The Union Bank of Mena responded quickly to the outbreak. In a statement released to the Pulse, bank officials said, “In an effort to protect our customers against recent debit card fraud in our area we have made an effort to determine who has potentially been impacted. Our efforts include blocking activity in locations where fraud is occurring and personally calling customers who may have been impacted. Our goal is to always protect our customers first and our customers have responded quickly to our calls. We are grateful for our local law enforcement and staff who have worked diligently to circumvent this activity. If you are concerned about the integrity of your debit card please contact us at 479-394-2211.”

Union Bank also shared some tips to keep your information safe:

  • Some skimmers use blue tooth technology. If you have a smartphone check for unusual blue tooth devices that are available when using your debit card.
  • Update your contact information with your financial institution. Your bank can’t ask you about a suspicious charge unless it has your current phone number.
  • Copy the customer service phone number from the back of each of your debit or credit cards and keep this list in a separate location from your purse or wallet in case a thief steals the latter.
  • Let issuers know your travel dates and destination. If your card gets swiped at an unusual location, the card issuer may decline the suspicious transaction.
  • Sign up for banking alerts if offered by your financial institution. These will inform you when particular changes occur, such as irregular card activity.
  • Stay away from ATMs that appear dirty or in disrepair. At best, such ATMs may not work when used, and at worst, may be fake machines set up to capture card information.
  • Do not use ATMs with unusual signage, such as a command to enter your PIN twice to complete a transaction.
  • Watch out for ATMs that appear to have been altered. If anything on the front of the machine looks crooked, loose or damaged, it could be a sign that someone attached a skimming device.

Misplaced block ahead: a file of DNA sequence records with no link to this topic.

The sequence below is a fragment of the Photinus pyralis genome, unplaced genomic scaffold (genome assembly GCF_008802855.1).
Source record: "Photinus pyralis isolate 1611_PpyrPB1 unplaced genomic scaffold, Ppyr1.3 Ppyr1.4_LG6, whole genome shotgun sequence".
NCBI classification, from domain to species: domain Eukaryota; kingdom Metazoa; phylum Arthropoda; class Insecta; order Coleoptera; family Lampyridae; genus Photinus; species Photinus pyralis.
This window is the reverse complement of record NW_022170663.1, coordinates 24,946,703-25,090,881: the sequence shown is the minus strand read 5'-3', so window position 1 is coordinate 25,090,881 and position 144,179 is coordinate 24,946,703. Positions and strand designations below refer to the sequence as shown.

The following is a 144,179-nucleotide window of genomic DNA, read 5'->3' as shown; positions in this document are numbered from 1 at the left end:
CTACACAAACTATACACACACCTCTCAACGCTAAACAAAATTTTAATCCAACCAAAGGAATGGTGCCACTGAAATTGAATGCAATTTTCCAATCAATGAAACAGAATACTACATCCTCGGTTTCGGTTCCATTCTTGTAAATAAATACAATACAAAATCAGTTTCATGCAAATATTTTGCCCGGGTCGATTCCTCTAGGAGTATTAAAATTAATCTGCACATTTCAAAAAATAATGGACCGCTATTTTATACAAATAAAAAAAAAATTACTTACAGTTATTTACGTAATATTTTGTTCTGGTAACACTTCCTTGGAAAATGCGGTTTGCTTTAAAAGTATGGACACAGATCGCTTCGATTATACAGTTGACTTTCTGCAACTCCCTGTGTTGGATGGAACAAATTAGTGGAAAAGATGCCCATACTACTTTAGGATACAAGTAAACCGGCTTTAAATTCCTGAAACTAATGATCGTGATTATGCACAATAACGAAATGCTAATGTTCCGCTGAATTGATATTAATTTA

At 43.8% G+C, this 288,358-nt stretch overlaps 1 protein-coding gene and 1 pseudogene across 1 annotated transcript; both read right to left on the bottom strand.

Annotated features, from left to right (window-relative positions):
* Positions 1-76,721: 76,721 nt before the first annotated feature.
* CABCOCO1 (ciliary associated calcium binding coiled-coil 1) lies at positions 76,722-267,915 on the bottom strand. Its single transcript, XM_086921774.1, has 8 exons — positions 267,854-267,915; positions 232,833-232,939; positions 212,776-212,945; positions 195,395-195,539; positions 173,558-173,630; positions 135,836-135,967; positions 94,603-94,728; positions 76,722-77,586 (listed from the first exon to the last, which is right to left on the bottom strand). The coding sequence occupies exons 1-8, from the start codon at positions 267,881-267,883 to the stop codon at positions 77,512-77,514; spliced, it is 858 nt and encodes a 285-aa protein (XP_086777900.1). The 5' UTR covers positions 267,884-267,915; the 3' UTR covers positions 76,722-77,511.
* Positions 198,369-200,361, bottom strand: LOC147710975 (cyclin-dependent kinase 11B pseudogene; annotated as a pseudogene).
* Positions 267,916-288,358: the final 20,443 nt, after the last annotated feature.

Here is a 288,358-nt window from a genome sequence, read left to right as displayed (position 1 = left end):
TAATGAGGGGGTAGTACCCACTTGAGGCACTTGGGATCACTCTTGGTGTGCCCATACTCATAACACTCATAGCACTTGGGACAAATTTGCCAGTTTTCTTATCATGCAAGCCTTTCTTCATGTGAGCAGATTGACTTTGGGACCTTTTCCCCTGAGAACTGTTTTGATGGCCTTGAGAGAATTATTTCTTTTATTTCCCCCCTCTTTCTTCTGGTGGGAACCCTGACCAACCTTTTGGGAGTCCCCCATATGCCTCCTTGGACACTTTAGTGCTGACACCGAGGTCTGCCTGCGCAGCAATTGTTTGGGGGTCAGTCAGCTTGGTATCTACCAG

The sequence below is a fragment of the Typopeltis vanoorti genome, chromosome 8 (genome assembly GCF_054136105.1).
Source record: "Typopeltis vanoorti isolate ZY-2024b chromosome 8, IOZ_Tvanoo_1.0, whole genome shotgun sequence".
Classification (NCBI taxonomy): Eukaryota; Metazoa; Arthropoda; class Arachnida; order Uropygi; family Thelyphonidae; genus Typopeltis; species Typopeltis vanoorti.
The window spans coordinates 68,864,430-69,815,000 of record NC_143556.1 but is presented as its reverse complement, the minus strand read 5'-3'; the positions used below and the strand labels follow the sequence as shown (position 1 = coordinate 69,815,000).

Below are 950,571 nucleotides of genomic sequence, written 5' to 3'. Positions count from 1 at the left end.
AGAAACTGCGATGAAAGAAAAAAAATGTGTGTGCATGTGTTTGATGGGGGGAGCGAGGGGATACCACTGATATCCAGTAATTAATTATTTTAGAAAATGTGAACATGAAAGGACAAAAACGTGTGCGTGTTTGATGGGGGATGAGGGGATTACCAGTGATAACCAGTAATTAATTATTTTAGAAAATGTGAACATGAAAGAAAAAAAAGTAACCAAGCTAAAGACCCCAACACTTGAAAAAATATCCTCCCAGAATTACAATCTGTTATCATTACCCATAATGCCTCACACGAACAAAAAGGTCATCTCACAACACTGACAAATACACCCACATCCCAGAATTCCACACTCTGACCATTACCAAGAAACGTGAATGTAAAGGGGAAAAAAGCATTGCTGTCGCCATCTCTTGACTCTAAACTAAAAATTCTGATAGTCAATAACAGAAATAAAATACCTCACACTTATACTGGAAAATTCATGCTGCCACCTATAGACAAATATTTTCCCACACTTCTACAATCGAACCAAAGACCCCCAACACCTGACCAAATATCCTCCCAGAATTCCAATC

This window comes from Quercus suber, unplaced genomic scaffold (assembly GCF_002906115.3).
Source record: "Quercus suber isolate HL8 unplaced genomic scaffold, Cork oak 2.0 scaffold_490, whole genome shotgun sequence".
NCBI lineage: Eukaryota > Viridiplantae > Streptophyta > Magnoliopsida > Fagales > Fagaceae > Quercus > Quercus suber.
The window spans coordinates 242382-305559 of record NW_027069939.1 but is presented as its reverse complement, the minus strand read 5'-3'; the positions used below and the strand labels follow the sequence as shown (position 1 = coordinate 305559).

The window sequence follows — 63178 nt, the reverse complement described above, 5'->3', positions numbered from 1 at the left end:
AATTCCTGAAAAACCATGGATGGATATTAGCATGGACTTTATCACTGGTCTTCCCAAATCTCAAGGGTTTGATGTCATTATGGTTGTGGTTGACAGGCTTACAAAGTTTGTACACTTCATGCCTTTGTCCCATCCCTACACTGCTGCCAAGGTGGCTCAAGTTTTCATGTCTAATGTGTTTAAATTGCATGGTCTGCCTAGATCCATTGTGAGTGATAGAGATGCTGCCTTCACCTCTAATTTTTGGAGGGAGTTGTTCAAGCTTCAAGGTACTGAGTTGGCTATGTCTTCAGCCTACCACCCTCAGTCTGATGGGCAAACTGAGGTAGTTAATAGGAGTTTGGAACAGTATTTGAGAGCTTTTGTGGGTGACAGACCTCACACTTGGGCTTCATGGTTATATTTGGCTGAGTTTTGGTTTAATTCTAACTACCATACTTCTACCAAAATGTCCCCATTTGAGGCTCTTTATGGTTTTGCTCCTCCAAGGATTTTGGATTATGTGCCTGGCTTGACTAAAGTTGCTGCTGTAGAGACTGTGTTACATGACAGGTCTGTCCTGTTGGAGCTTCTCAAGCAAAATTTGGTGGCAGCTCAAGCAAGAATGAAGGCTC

• Avoid using the ATM if suspicious individuals are standing nearby. Criminals may try to distract you as you use the machine to steal your cash, or watch as you type your PIN.
  • Be aware that if your card gets stuck in the machine and someone approaches to help, it may be a scam. A criminal may be trying to watch as you enter your PIN code.
  • If your card gets stuck in the machine, call your financial institution promptly to report the incident.
  • As you key in your PIN, cover the keypad with your other hand to block anyone, or a camera, from viewing the numbers you type.

Arkansas Attorney General Leslie Rutledge’s office has dealt with this type of scam for several months. Her advice is: “If at all possible, do not let your credit or debit card out of your sight. Take notice of your surroundings. If an ATM or fuel pump looks as if it is been tampered with, do not use it and notify the owner or management. Always review your account statements for any suspicious activity. If you detect an unauthorized charge, notify your financial institution as soon as possible. Timely reporting of an unauthorized charge will mitigate your liability.”

For more information on how to protect your data, contact your bank, local law enforcement, or the Attorney General’s website,